02/04/2019 10:31 BST | Updated 03/04/2019 09:24 BST

David Davis Warns 20 Tories Could Vote To Bring Down The Government Over Brexit

"It’s the future of our country, it’s our destiny at stake."

David Davis has warned Theresa May “about 20” Tory MPs would vote to bring down her government if she made backing for her Brexit deal a confidence vote.

The prime minister is holding a crisis meeting of her cabinet this morning after MPs again failed to find a majority for a series of alternatives to her withdrawal agreement.

It is expected May could ask MPs to vote on her deal for a fourth time this week.

According to The Times, the PM could link a vote on her deal to a confidence motion in the government as a whole.

But Davis, the former Brexit secretary, said May should not take for granted that this would force Tory rebels to fold.

“I would make one warning to the cabinet. Don’t be sure that every Conservative MP would vote with you if it was made confidence vote,” he told BBC Radio 4′s Today programme.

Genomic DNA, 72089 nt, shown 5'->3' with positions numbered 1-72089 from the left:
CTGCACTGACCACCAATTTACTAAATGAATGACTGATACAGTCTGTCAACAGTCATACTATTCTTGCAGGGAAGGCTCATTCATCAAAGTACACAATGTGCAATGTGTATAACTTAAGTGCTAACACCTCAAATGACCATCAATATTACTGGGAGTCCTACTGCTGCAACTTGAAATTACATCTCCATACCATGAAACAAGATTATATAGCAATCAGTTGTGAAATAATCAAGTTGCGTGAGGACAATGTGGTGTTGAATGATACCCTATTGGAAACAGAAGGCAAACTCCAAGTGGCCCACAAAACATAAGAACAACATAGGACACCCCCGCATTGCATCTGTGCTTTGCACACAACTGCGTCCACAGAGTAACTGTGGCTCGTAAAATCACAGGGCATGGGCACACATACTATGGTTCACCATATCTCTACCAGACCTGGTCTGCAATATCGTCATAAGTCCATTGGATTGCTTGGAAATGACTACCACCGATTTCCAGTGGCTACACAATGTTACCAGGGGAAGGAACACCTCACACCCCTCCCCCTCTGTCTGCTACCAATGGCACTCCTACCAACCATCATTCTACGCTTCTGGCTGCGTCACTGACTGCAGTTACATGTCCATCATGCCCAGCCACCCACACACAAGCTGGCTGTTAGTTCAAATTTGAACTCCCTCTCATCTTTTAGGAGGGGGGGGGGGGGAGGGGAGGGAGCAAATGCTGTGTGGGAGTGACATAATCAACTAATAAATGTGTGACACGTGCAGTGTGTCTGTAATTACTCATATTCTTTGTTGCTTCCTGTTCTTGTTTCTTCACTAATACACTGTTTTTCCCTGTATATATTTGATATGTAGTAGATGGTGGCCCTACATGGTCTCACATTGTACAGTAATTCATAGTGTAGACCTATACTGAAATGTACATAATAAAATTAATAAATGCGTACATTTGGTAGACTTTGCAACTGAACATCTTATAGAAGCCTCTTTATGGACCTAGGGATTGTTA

“Probably about 20 of them would say this actually is so important, it’s the future of our country, it’s our destiny at stake, it’s more important the Tory party.”

Steve Baker, a leading Brexiteer, yesterday suggested he would be prepared to vote with Jeremy Corbyn if the Labour leader tabled a motion of no confidence in May.

Michel Barnier said this morning a no-deal withdrawal was becoming more likely by the day.

The EU’s chief negotiator said the UK now had two options – quit without a deal, or seek an extension to Article 50.

Speaking in Brussels, Barnier said: “If the UK parliament does not vote in favour of the withdrawal agreement in the coming days only two options would remain.

“Leaving without an agreement or requesting a longer extension of the Article 50 period.”

Tuesday’s extended cabinet was opening with a “political” session in the absence of civil servants, fuelling speculation the senior Tories could use the time to consider a snap election, the timing of the prime minister’s exit from office or to air the bitter grievances between the Leave and Remain wings of the ministerial team.